posted by sammyo at 1:12 PM on November 1, 2017 [2 favorites]

Have the computer/smartphone read it to you - while you're walking or driving someplace.

Read the last paragraph, the 2nd last, 3rd last, etc.

"There is no great writing, only great revising."
posted by at at 1:21 PM on November 1, 2017

Spite, real or imagined: picture the person who's going to be reading your work to be the most nitpicky, petty person gleefully rubbing their hands together at the chance to point out all your mistakes. Then as you're going through your proofreading and fixing everything, picture them getting more and more frustrated, tearing their hair out at the fact that you've already taken care of all the things they were going to nitpick and then finally being forced to grudgingly admit your work is okay, they suppose. (YMMV if you are a more emotionally mature person than I am)
posted by btfreek at 3:12 PM on November 1, 2017

Think of it as a chance to admire the cleverness of your own writing. This is really good, you think to yourself. I sound so (professional, clever, funny, etc.) Oops! Here's a word I duplicated... fixed now. Hmmm, I think I can make this sentence sound clearer... done.

Ok, from the top! "This is really good"...

Then just repeat until you arrive at the peak experience of reading your document from beginning to end, basking in its brilliance and perfection.... aaahhh.
posted by Serene Empress Dork at 3:33 PM on November 1, 2017

I actually like proofreading, and I've done a lot of it. But I'm strict about it: no style/grammar fixes; I'm only proofing against the original manuscript and fixing spelling, punctuation, and the like. Reading aloud is the 2nd best way; best way is two people, one reading and one looking at the original. I never proof anything I've written as it's too easy to see what you think ought to be there.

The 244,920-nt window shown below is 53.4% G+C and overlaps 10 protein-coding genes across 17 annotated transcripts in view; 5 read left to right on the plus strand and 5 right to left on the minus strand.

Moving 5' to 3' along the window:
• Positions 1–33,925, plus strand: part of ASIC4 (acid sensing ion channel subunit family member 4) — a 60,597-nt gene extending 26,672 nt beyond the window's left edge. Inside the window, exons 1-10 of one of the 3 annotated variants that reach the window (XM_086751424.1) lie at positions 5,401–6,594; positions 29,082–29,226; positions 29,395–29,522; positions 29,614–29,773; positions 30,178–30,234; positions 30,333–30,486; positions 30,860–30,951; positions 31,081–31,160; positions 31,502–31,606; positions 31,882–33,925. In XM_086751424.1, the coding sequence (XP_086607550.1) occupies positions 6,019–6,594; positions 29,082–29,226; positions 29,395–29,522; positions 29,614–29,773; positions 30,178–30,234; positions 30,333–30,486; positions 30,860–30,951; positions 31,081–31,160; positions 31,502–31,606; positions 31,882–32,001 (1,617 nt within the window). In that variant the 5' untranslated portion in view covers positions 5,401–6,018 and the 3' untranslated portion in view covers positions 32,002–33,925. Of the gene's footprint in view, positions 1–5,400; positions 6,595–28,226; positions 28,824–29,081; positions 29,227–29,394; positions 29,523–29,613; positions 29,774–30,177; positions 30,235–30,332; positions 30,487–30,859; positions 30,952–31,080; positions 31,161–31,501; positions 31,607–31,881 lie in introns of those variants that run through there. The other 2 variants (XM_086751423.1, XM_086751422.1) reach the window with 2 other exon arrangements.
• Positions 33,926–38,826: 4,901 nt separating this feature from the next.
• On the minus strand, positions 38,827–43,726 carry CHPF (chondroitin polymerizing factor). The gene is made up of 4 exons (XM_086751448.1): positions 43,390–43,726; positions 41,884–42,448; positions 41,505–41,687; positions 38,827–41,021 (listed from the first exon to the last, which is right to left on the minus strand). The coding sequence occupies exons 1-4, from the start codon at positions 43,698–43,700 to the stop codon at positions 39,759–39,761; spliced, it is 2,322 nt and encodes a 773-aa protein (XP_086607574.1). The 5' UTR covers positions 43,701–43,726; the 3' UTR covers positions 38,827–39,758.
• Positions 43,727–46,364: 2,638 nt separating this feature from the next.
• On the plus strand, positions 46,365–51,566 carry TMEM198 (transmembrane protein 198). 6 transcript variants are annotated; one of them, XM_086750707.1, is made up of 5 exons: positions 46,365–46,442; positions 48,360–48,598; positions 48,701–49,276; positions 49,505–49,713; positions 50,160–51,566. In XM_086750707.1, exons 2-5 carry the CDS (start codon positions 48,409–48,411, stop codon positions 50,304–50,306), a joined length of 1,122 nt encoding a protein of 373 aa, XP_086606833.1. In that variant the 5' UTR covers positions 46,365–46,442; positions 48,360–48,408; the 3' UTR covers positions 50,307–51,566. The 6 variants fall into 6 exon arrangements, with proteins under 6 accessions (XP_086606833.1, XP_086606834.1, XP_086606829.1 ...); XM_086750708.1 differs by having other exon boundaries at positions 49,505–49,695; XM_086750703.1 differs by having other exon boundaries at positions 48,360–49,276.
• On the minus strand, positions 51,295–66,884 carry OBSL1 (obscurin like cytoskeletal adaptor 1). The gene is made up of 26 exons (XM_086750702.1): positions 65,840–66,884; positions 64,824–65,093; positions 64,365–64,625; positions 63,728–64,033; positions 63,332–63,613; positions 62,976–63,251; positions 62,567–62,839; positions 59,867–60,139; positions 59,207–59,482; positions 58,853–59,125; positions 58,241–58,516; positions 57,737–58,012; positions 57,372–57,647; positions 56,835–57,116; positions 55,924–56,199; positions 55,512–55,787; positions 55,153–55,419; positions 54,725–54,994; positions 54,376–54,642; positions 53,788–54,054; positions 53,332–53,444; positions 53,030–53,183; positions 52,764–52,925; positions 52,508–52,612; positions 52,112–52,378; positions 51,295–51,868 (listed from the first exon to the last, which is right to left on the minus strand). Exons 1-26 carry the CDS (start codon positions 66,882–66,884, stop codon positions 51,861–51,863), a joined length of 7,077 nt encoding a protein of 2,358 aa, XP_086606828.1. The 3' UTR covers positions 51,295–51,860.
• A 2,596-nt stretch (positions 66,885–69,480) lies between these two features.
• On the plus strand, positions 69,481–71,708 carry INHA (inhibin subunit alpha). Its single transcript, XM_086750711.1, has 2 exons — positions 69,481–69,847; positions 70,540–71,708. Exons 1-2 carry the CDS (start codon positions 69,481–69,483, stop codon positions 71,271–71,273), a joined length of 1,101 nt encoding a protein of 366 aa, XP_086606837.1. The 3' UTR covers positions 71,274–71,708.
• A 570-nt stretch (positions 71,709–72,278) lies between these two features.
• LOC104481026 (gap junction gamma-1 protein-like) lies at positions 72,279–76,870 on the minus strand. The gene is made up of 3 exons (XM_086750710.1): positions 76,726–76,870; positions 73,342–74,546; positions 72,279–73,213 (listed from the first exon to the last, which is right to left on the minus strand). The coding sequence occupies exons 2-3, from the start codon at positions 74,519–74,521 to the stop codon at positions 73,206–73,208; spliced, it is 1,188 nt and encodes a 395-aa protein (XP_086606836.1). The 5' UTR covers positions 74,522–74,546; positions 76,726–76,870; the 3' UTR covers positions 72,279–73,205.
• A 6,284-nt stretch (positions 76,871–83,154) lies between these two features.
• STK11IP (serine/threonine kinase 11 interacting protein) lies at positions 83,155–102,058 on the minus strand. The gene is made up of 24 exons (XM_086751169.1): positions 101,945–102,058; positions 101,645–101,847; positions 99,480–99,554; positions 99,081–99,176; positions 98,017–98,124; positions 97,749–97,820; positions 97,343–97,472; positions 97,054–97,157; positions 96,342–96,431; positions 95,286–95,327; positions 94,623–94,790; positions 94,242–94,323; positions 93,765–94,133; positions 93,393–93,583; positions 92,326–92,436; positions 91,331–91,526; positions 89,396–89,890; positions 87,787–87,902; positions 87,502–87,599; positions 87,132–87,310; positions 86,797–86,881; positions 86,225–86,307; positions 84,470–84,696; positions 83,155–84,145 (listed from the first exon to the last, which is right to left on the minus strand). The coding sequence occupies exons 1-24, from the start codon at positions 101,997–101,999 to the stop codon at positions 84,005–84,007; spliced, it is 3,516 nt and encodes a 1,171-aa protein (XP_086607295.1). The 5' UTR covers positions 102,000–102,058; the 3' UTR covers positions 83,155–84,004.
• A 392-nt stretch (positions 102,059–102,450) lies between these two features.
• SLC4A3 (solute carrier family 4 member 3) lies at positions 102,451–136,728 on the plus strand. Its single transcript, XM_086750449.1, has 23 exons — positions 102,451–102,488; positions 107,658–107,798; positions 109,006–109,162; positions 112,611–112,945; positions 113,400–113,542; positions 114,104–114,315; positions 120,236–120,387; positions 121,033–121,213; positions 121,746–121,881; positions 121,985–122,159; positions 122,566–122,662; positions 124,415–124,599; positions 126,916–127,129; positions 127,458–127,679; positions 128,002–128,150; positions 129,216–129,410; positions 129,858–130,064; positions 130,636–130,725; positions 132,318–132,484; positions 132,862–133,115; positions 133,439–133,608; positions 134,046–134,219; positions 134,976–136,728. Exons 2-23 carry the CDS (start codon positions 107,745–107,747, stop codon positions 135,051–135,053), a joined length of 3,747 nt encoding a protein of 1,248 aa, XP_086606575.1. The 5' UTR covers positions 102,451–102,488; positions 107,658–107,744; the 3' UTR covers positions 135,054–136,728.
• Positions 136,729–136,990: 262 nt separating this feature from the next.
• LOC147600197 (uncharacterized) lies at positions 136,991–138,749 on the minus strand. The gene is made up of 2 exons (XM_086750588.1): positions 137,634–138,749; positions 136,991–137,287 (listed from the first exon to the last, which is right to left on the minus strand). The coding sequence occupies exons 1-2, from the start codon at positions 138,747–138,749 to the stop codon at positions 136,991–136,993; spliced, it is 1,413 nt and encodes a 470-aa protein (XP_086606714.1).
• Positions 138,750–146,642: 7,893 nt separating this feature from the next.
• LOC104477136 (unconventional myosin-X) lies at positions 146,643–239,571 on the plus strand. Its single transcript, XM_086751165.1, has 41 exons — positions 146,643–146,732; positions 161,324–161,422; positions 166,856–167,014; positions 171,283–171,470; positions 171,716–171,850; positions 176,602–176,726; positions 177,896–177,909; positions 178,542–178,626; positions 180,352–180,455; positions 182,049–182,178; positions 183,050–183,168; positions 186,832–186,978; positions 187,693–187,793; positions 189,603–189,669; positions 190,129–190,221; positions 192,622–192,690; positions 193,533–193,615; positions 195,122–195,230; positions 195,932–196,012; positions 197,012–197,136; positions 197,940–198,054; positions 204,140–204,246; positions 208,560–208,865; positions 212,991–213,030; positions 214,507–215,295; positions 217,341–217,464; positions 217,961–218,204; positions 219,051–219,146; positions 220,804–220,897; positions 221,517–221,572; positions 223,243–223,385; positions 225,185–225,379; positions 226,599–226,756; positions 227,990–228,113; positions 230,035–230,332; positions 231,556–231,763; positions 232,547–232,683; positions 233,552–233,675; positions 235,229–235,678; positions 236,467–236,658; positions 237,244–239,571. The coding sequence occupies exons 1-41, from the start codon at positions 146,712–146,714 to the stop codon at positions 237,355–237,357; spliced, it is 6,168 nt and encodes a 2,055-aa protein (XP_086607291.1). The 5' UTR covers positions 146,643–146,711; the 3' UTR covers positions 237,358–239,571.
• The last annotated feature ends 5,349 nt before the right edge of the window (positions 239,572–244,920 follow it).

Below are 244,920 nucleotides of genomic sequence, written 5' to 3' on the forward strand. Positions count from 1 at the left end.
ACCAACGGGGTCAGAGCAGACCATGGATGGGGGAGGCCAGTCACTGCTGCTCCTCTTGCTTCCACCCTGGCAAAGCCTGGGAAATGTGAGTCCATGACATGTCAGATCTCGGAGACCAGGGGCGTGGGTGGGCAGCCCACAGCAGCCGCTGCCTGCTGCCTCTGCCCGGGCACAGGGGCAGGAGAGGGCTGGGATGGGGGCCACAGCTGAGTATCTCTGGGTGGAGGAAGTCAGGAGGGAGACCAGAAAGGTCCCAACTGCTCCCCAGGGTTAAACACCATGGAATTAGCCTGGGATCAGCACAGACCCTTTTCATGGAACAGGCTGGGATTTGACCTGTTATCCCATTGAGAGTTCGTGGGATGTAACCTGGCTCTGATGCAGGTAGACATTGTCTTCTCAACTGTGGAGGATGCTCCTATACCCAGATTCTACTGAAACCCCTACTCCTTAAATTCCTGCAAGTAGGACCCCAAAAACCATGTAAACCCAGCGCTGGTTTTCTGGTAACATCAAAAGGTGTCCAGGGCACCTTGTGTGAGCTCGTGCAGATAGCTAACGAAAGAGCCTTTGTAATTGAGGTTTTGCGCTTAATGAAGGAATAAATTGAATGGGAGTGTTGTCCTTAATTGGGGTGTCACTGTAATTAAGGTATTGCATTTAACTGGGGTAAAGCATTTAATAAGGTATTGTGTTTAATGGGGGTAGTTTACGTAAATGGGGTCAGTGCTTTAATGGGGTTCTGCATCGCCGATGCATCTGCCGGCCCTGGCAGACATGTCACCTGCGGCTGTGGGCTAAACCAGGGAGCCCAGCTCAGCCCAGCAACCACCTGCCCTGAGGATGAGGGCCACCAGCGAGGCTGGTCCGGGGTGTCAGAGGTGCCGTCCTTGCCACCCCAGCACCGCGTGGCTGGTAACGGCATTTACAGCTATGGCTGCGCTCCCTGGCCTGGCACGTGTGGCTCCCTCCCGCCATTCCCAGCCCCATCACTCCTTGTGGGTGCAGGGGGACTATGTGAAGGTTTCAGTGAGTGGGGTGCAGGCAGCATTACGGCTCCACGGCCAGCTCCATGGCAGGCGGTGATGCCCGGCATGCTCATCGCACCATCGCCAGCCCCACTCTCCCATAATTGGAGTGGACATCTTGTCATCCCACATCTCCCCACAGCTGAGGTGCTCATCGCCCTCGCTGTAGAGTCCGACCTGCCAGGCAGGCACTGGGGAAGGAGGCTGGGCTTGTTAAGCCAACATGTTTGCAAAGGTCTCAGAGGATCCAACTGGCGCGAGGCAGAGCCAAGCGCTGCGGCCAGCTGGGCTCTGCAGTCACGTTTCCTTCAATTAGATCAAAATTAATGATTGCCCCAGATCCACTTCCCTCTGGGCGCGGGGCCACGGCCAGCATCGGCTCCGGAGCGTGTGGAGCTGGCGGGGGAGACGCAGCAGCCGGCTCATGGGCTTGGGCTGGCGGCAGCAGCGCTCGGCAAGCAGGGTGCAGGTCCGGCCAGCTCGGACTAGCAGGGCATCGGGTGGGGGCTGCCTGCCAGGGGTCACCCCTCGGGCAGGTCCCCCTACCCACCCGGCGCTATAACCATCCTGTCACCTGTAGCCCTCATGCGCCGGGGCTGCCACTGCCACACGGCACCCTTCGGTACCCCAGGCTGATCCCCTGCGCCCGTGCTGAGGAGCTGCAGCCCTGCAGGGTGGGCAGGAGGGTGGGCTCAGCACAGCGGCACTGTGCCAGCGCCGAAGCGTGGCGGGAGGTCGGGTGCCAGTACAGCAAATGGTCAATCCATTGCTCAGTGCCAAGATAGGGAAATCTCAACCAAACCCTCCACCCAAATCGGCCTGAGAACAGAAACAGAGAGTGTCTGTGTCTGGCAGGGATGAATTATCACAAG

posted by MovableBookLady at 4:56 PM on November 1, 2017 [1 favorite]

As another professional proofreader, I say hire somebody if you have the money. It's like hiring a housekeeper- you give your proofreader your filthy lived-in manuscript and at the end of the day they return to you something fresh-smelling and squeaky clean.

Alternately, I like reading line by line, starting at the last line and moving backwards. It allows you to forget about the flow and focus on the details. It almost makes your mansucript feel like a different piece.
posted by lollymccatburglar at 6:01 AM on November 2, 2017 [1 favorite]

I literally came down here to suggest what lollymccatburglar suggested: going through a document backwards is what my first boss always did and it's a great way to catch errors that your eye might just skim over if you were reading it start to finish. I still do that myself sometimes if it's something that's very important for me to get right.

Is it proofreading in general you don't like, or proofreading your own work? If it's the latter, putting it aside and picking it up later and proofing it as if it's someone else's work might help put some distance between you and your document.

If it's the former, I'd be all about finding someone else to look over your work before you send it on. Depending on your work set up and/or required level of accuracy, maybe even asking a willing coworker to give your work a quick once over to catch any obvious errors could be a solution. In most situations, accuracy is important, but most people will forgive a minor error or two if the rest of the document is in good shape.

As for making it more fun for you, I wish I had better advice, but I kind of like proofreading, so I'll just share what I like about it and maybe that'll help: It's like being able to put finishing flourishes on a fancy cake. The hard, sweaty baking part is over! Now you get to spiffy it up and make it awesome and pretty!
posted by helloimjennsco at 7:32 AM on November 2, 2017